By KHRISNA VIRGIL
Tribune Staff Reporter
FREE National Movement Chairman Michael Pintard yesterday said more than 60 professionals have submitted applications to the party in a bid to run on the FNM’s ticket in the 2017 general election.
He said while a number of these persons are already working the field as prospective candidates in various capacities, the party continues to welcome interested Bahamians who believe they will be effective in politics.
Party leader Dr Hubert Minnis is expected to reveal the names of the hopefuls who have passed through the investigative process and candidates committee early next year, Mr Pintard said.
“A number of them are already working in the field as prospective candidates and registering persons for the general election.”
“It is the intention of the leadership to intensify the vetting process for other persons who have presented applications to run. That number is well over 60 from various professions dominated by people of the business sector.”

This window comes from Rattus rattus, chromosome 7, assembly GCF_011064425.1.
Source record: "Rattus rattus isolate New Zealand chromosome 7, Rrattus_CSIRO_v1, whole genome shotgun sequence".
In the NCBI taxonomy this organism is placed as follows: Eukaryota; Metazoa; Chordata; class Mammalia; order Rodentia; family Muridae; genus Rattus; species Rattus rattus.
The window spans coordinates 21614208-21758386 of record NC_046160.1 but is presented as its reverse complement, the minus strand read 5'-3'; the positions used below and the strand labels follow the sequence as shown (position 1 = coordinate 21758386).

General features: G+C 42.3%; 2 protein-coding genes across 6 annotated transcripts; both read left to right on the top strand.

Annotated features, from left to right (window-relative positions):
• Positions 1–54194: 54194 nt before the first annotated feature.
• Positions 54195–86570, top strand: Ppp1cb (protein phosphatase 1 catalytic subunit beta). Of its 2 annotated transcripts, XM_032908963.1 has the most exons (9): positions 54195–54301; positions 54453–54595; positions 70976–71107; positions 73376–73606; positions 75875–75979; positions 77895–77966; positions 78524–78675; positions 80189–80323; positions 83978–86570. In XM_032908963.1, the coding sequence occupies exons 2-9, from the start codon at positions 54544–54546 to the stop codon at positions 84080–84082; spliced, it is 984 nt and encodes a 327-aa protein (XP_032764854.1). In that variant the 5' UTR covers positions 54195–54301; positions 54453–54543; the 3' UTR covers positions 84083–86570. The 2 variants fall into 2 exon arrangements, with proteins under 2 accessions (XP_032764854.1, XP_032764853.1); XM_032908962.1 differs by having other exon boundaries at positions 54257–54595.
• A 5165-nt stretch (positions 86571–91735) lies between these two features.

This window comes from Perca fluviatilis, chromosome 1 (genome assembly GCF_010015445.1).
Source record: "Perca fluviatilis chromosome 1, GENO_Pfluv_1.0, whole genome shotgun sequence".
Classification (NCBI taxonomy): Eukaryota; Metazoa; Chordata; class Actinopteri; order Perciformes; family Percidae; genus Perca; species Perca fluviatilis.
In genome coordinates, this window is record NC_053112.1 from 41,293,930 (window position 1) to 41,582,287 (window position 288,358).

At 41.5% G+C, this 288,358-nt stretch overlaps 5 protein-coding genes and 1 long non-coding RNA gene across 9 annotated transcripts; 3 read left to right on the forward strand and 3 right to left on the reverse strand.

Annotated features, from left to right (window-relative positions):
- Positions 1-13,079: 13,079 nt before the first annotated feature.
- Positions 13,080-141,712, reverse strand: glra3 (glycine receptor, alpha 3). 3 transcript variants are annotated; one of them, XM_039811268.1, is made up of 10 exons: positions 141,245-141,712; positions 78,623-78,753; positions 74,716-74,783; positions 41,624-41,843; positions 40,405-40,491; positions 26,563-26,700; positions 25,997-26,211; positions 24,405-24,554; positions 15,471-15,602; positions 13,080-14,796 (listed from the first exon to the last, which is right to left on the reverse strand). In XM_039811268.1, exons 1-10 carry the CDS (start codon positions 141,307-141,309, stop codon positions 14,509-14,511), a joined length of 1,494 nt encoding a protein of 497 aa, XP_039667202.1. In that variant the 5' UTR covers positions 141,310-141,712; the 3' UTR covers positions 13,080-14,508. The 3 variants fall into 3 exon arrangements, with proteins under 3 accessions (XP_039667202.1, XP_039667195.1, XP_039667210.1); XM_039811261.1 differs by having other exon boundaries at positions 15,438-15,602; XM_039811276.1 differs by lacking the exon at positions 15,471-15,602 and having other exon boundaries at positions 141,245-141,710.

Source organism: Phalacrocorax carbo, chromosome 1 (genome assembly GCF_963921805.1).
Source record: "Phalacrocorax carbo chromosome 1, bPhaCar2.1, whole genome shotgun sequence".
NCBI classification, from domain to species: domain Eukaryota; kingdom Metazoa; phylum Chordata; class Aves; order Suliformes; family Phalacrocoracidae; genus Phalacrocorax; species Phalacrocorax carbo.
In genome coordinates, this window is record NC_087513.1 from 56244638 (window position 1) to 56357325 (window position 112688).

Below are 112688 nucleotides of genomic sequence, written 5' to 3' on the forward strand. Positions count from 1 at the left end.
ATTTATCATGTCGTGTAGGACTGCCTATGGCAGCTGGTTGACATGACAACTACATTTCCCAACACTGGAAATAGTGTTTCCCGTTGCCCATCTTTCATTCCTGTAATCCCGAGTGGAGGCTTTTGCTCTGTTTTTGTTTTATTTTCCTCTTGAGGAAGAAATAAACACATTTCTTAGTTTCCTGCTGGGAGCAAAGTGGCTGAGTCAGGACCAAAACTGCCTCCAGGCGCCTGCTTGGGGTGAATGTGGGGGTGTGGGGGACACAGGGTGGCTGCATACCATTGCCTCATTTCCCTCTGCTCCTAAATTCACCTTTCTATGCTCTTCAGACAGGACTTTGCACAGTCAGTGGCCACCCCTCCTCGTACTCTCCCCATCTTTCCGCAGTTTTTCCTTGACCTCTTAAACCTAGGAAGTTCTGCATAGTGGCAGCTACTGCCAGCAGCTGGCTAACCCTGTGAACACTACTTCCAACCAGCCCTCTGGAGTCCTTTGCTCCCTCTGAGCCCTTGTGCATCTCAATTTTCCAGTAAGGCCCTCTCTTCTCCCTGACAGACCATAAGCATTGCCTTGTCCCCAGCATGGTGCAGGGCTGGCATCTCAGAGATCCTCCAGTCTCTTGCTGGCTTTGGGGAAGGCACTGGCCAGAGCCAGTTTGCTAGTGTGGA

He added: “In terms of age these are persons under age 50, but the party continues to welcome persons who have interest in running on the party’s ticket.”
The party had planned to ratify the bulk of its 2017 general election candidates in August; however, the highly anticipated appointments were repeatedly postponed due to controversy over conflict of interest claims from the Progressive Liberal Party, reported leadership issues, and most recently the catastrophic Hurricane Joaquin.
Despite reports that several sitting FNM MPs will not be renominated, a source suggested that current parliamentarians would be allowed to remain as standard bearers.
According to the source, the party’s Candidates Committee has shortlisted 10 candidates for approval by the FNM’s Central Council.
Despite declaring his retirement earlier this year, Central and South Abaco MP Edison Key suggested in September that he would seek another term.
The turnaround came less than six months after he confirmed to The Tribune that he was looking forward to the end of his 40-year long career as a parliamentarian.